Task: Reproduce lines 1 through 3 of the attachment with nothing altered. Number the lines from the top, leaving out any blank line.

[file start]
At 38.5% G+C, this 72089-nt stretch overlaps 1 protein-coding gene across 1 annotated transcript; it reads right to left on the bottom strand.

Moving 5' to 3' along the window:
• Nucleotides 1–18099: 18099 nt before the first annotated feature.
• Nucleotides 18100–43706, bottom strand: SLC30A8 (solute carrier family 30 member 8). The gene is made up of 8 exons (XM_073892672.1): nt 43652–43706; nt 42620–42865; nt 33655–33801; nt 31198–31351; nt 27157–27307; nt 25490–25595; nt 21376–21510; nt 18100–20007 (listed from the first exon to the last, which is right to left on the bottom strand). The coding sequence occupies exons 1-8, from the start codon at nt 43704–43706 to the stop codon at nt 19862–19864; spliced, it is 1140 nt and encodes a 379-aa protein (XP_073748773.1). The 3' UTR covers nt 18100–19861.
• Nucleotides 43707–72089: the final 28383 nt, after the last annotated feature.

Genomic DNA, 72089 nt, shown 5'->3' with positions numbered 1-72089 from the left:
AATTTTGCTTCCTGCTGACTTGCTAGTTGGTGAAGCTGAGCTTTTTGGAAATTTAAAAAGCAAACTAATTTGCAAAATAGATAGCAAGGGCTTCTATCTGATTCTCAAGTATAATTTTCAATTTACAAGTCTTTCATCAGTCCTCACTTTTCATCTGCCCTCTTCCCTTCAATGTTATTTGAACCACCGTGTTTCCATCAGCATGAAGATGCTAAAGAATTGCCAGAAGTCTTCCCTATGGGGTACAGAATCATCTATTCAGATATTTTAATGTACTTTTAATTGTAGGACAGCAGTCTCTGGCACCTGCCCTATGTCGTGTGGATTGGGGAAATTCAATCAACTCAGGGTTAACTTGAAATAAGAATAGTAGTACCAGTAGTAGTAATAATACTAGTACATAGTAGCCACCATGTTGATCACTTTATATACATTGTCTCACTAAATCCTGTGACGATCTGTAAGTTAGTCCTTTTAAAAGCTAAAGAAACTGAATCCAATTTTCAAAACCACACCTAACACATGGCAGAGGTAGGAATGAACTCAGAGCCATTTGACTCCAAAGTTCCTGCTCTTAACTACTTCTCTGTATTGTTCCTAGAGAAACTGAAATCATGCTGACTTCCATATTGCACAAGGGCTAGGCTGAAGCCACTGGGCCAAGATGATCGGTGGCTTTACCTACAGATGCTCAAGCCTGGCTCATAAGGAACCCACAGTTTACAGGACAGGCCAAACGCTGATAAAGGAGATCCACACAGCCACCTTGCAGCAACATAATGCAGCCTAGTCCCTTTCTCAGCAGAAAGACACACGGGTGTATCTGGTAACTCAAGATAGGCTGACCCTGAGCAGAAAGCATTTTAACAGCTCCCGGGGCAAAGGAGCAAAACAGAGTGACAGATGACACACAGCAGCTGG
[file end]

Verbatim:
At 38.5% G+C, this 72089-nt stretch overlaps 1 protein-coding gene across 1 annotated transcript; it reads right to left on the bottom strand.

Moving 5' to 3' along the window:
• Nucleotides 1–18099: 18099 nt before the first annotated feature.